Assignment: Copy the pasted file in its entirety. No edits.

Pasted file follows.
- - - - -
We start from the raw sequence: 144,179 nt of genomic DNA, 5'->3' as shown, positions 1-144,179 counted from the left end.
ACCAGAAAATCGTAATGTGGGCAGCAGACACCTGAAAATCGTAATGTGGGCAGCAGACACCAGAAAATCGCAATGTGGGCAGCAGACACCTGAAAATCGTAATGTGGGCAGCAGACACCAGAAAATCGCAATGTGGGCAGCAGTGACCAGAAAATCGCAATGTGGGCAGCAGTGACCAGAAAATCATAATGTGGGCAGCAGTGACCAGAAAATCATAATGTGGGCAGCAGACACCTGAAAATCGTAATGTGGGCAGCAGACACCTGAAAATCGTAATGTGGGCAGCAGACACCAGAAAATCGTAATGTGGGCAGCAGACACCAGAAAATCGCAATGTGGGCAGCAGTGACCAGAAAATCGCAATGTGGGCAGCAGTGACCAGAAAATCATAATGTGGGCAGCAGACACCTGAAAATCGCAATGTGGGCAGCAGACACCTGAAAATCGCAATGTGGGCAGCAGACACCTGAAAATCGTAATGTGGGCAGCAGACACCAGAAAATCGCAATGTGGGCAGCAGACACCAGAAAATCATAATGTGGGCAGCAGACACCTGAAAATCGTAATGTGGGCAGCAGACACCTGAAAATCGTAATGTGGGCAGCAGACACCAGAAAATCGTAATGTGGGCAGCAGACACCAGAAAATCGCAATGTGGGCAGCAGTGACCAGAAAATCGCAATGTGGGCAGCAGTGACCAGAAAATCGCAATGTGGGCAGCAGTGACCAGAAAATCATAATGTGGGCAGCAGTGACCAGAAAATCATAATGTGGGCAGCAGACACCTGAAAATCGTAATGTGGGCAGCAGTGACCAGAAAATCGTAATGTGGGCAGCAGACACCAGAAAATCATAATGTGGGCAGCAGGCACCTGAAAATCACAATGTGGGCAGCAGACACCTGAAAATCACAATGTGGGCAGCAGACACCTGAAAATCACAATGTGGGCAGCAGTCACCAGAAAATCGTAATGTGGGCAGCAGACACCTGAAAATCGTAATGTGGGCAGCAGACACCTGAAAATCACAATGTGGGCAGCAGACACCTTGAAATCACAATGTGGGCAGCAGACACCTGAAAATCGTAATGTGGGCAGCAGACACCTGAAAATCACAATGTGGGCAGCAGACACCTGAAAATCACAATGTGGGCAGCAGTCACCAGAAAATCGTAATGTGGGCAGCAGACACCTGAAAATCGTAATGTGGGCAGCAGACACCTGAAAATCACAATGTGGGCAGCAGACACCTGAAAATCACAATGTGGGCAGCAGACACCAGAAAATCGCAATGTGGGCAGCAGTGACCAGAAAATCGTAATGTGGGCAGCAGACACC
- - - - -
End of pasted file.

We start from the raw sequence: 144,179 nt of genomic DNA, 5'->3' as shown, positions 1-144,179 counted from the left end.
ACCAGAAAATCGTAATGTGGGCAGCAGACACCTGAAAATCGTAATGTGGGCAGCAGACACCAGAAAATCGCAATGTGGGCAGCAGACACCTGAAAATCGTAATGTGGGCAGCAGACACCAGAAAATCGCAATGTGGGCAGCAGTGACCAGAAAATCGCAATGTGGGCAGCAGTGACCAGAAAATCATAATGTGGGCAGCAGTGACCAGAAAATCATAATGTGGGCAGCAGACACCTGAAAATCGTAATGTGGGCAGCAGACACCTGAAAATCGTAATGTGGGCAGCAGACACCAGAAAATCGTAATGTGGGCAGCAGACACCAGAAAATCGCAATGTGGGCAGCAGTGACCAGAAAATCGCAATGTGGGCAGCAGTGACCAGAAAATCATAATGTGGGCAGCAGACACCTGAAAATCGCAATGTGGGCAGCAGACACCTGAAAATCGCAATGTGGGCAGCAGACACCTGAAAATCGTAATGTGGGCAGCAGACACCAGAAAATCGCAATGTGGGCAGCAGACACCAGAAAATCATAATGTGGGCAGCAGACACCTGAAAATCGTAATGTGGGCAGCAGACACCTGAAAATCGTAATGTGGGCAGCAGACACCAGAAAATCGTAATGTGGGCAGCAGACACCAGAAAATCGCAATGTGGGCAGCAGTGACCAGAAAATCGCAATGTGGGCAGCAGTGACCAGAAAATCGCAATGTGGGCAGCAGTGACCAGAAAATCATAATGTGGGCAGCAGTGACCAGAAAATCATAATGTGGGCAGCAGACACCTGAAAATCGTAATGTGGGCAGCAGTGACCAGAAAATCGTAATGTGGGCAGCAGACACCAGAAAATCATAATGTGGGCAGCAGGCACCTGAAAATCACAATGTGGGCAGCAGACACCTGAAAATCACAATGTGGGCAGCAGACACCTGAAAATCACAATGTGGGCAGCAGTCACCAGAAAATCGTAATGTGGGCAGCAGACACCTGAAAATCGTAATGTGGGCAGCAGACACCTGAAAATCACAATGTGGGCAGCAGACACCTTGAAATCACAATGTGGGCAGCAGACACCTGAAAATCGTAATGTGGGCAGCAGACACCTGAAAATCACAATGTGGGCAGCAGACACCTGAAAATCACAATGTGGGCAGCAGTCACCAGAAAATCGTAATGTGGGCAGCAGACACCTGAAAATCGTAATGTGGGCAGCAGACACCTGAAAATCACAATGTGGGCAGCAGACACCTGAAAATCACAATGTGGGCAGCAGACACCAGAAAATCGCAATGTGGGCAGCAGTGACCAGAAAATCGTAATGTGGGCAGCAGACACC